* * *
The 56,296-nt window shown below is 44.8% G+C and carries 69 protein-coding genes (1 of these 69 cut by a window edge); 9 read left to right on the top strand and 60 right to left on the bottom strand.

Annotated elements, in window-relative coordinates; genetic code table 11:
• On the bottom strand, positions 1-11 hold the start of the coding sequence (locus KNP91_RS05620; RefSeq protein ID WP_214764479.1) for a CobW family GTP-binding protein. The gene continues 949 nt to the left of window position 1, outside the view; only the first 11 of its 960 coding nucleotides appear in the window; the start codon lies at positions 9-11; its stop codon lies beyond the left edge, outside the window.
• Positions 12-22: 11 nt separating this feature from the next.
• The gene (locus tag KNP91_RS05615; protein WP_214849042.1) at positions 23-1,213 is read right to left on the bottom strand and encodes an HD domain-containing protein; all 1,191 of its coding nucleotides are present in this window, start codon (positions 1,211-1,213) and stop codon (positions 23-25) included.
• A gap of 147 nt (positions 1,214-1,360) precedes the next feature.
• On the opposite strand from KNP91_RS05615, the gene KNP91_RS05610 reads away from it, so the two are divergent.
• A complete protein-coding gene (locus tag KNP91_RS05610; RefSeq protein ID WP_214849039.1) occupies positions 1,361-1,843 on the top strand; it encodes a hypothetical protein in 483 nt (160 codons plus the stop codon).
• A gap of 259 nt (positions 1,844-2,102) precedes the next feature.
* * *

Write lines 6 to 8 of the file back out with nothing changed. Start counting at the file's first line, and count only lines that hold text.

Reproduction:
• A gap of 147 nt (positions 1,214-1,360) precedes the next feature.
• On the opposite strand from KNP91_RS05615, the gene KNP91_RS05610 reads away from it, so the two are divergent.
• A complete protein-coding gene (locus tag KNP91_RS05610; RefSeq protein ID WP_214849039.1) occupies positions 1,361-1,843 on the top strand; it encodes a hypothetical protein in 483 nt (160 codons plus the stop codon).